Orange juice ingestion and supplemental vitamin C are equally effective at reducing plasma lipid peroxidation in healthy adult women.
J Am Coll Nutr. 2003 Dec ;22(6):519-23. PMID: 14684757
Carol S Johnston
OBJECTIVE: To directly examine the contribution of vitamin C to the antioxidant potential of fruits and vegetables, the antioxidant effect of orange juice consumption (8 and 16 fl. oz.) was compared to the antioxidant effect of supplemental vitamin C (dosage equivalent to that supplied by 8 fl. oz. of orange juice).
METHODS: Subjects (n = 11; 28.6 +/- 2.1 years) received each treatment in a 3 x 3 randomized crossover design, and each two-week treatment was preceded by a two-week washout. During the entire trial, subjects restricted fruit and vegetable consumption to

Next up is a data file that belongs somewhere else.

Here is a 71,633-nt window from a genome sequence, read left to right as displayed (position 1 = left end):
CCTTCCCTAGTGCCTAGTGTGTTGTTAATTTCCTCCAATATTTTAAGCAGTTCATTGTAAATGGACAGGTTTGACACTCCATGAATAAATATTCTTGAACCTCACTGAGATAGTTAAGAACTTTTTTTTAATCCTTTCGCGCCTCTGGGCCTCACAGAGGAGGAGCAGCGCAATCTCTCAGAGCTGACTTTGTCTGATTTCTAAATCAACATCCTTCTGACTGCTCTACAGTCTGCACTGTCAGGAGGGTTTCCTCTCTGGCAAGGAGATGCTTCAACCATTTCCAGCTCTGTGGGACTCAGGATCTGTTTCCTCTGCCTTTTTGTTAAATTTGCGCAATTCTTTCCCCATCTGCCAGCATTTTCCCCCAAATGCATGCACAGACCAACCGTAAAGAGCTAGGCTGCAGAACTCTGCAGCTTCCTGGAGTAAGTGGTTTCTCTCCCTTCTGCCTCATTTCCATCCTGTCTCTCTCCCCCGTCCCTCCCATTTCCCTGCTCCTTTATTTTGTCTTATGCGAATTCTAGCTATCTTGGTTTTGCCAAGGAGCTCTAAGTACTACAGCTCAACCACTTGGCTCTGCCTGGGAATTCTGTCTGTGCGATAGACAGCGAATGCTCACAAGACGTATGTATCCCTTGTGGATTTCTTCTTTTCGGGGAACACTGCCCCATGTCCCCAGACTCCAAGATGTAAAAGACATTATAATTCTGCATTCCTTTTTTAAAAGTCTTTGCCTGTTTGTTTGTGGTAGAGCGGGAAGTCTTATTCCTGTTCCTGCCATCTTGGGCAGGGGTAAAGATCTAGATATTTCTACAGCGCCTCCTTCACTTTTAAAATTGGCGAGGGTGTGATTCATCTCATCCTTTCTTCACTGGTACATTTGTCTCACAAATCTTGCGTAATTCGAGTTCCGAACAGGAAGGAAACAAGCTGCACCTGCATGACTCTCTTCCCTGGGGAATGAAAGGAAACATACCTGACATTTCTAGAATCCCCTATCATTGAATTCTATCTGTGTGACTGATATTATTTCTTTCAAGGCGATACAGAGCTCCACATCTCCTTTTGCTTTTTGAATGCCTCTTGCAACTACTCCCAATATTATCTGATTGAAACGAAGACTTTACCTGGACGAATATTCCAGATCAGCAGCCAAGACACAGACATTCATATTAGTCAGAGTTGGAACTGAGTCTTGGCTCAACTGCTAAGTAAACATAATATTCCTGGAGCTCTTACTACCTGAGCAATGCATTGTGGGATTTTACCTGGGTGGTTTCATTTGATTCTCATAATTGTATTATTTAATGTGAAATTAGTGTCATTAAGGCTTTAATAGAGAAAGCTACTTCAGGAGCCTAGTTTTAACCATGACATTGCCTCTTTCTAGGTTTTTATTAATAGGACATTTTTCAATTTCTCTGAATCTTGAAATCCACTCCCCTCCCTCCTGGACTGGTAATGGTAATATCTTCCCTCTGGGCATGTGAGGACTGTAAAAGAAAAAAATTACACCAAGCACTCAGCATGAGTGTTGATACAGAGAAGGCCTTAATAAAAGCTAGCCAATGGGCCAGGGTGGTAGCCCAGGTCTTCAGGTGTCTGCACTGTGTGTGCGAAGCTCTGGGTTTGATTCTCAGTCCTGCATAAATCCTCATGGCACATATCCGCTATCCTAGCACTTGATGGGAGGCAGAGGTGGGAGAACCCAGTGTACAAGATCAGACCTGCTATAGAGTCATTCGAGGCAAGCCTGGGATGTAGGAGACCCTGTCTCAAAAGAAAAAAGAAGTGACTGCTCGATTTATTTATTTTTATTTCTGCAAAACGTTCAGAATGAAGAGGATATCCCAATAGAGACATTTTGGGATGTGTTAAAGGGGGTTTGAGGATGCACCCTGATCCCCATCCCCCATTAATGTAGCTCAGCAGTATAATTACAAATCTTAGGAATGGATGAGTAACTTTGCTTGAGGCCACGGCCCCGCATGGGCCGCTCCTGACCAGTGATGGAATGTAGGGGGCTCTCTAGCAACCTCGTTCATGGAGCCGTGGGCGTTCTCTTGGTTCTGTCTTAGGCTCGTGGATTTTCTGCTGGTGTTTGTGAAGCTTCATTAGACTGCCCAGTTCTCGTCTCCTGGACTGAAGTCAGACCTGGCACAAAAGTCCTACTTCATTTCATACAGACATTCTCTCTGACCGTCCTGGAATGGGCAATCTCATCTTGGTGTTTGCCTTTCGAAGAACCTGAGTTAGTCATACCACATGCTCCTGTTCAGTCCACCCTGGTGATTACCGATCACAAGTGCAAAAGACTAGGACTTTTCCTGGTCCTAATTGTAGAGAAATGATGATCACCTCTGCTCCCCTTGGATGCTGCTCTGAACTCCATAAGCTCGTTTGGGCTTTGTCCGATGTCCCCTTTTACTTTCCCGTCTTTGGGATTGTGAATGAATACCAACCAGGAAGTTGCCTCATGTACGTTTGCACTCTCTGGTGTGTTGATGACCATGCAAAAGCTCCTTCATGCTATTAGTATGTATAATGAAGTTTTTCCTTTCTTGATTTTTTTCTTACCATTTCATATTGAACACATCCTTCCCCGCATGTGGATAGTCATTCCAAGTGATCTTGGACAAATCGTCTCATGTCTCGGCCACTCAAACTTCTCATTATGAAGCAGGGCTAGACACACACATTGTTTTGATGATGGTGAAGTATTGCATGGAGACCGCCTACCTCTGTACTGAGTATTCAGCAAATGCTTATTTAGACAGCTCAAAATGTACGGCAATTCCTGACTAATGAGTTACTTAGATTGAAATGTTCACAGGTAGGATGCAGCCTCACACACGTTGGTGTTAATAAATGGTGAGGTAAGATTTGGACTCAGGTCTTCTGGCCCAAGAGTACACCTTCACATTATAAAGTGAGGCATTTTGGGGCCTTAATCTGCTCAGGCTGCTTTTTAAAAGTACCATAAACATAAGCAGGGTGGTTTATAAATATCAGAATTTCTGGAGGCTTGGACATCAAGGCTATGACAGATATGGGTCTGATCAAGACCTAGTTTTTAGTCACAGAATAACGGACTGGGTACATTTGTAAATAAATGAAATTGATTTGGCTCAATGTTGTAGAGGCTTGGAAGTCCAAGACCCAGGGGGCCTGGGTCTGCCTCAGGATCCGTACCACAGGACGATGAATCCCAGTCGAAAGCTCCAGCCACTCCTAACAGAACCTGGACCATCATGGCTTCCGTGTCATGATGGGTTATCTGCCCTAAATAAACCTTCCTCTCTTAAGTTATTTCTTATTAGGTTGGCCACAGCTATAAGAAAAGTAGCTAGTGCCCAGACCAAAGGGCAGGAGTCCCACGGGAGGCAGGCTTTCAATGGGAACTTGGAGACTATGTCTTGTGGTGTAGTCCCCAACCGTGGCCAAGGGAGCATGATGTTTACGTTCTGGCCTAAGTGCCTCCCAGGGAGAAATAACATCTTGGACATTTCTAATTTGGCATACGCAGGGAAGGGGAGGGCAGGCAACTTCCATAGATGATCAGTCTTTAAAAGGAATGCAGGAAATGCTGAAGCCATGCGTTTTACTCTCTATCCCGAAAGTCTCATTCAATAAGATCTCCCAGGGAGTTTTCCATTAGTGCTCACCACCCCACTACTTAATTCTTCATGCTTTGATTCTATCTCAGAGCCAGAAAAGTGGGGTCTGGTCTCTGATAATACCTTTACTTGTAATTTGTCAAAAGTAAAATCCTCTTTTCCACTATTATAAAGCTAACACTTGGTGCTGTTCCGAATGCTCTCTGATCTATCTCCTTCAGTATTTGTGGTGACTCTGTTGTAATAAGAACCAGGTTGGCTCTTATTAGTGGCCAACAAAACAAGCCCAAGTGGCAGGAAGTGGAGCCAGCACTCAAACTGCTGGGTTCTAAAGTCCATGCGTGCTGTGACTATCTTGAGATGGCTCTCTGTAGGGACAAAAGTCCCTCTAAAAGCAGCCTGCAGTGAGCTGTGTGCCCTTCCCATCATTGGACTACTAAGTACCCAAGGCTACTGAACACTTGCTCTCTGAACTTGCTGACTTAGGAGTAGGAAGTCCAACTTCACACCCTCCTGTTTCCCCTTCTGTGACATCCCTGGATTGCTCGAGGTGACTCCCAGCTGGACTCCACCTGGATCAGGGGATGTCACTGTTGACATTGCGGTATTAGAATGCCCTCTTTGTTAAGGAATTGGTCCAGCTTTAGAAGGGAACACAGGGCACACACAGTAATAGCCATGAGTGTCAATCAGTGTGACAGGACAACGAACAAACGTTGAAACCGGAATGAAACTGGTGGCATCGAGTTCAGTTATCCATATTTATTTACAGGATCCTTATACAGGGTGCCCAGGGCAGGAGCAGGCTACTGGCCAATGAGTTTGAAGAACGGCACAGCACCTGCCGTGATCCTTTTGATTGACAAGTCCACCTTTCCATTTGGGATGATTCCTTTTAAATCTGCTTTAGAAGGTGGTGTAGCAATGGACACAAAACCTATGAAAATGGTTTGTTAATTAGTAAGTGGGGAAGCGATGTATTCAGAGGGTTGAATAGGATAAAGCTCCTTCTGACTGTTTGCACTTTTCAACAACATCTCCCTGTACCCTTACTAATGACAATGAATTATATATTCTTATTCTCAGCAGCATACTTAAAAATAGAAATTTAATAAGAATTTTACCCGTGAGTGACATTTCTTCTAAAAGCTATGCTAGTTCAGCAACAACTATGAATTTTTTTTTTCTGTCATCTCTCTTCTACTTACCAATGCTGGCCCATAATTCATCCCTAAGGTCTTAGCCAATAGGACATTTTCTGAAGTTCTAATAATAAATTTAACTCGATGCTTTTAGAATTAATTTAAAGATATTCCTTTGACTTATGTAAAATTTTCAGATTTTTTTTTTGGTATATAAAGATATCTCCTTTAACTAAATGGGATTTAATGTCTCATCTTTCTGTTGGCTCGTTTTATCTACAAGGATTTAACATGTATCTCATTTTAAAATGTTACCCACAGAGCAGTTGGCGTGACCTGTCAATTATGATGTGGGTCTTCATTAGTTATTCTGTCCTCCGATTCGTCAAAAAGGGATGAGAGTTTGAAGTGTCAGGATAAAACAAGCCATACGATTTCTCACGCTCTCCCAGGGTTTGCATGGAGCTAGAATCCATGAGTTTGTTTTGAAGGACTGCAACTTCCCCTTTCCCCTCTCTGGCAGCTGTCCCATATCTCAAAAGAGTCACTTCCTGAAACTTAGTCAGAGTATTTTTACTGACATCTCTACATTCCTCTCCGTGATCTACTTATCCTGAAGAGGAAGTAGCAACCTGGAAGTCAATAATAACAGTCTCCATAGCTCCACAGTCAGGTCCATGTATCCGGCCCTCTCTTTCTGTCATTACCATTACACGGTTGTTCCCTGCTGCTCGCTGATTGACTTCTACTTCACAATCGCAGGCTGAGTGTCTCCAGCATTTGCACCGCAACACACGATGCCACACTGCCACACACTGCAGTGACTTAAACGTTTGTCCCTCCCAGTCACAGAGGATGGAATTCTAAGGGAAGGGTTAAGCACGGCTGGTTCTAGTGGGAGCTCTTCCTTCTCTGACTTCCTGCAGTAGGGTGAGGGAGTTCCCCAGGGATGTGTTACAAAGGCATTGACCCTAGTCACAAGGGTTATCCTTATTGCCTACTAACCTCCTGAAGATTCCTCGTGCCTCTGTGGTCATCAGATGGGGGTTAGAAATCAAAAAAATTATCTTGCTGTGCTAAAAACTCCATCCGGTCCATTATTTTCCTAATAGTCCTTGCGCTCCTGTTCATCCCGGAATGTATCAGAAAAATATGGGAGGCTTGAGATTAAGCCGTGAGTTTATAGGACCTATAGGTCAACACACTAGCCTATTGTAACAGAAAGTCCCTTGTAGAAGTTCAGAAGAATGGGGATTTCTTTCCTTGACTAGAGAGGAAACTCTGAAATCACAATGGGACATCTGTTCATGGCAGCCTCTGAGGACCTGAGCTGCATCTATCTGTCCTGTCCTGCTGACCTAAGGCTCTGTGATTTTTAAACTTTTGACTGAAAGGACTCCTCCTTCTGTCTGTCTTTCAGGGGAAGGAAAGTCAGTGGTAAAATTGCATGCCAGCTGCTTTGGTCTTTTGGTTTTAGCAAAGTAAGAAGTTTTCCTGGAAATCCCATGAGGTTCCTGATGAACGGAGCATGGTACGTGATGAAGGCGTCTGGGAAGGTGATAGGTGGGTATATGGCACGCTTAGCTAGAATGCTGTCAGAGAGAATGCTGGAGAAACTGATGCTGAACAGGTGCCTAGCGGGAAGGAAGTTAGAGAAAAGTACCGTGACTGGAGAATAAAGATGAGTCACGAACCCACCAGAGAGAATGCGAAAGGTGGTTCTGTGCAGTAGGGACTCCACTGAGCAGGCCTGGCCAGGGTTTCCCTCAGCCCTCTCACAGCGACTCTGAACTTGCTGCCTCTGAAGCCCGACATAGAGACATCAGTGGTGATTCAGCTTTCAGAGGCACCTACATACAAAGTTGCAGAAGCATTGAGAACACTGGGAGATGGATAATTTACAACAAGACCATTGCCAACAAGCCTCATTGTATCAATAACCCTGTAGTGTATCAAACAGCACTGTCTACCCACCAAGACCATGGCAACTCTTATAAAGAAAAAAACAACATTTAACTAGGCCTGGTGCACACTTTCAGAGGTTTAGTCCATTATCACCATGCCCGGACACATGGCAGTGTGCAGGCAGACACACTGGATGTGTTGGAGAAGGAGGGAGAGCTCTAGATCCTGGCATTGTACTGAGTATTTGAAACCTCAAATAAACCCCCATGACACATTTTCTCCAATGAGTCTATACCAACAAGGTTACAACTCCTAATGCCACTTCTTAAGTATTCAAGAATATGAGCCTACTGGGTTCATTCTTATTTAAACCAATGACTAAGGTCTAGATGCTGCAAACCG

RESULTS: Following washouts, plasma vitamin C and lipid peroxidation (plasma TBARS) were similar by treatment group and averaged 25.4 +/- 3.6 micromol/L and 3.82 +/- 0.10 nmol/mL respectively. Plasma vitamin C concentrations were similar following each treatment period, 37.9 +/- 8.1, 45.8 +/- 9.4, and 38.3 +/- 12.4 micromol/L for the 8 and 16 fl. oz. orange juice treatments and the supplement treatment, respectively. All intervention treatments reduced plasma TBARS as compared to pretreatment values: -47% (p = 0.013), -40% (p = 0.083), and -46% (p = 0.015) for the 8 and 16 fl. oz. orange juice treatments and supplement treatment respectively.
CONCLUSIONS: These data indicate that the regular consumption of 8 fl. oz. orange juice or supplemental vitamin C ( approximately 70 mg/day) effectively reduced a marker of lipid peroxidation in plasma.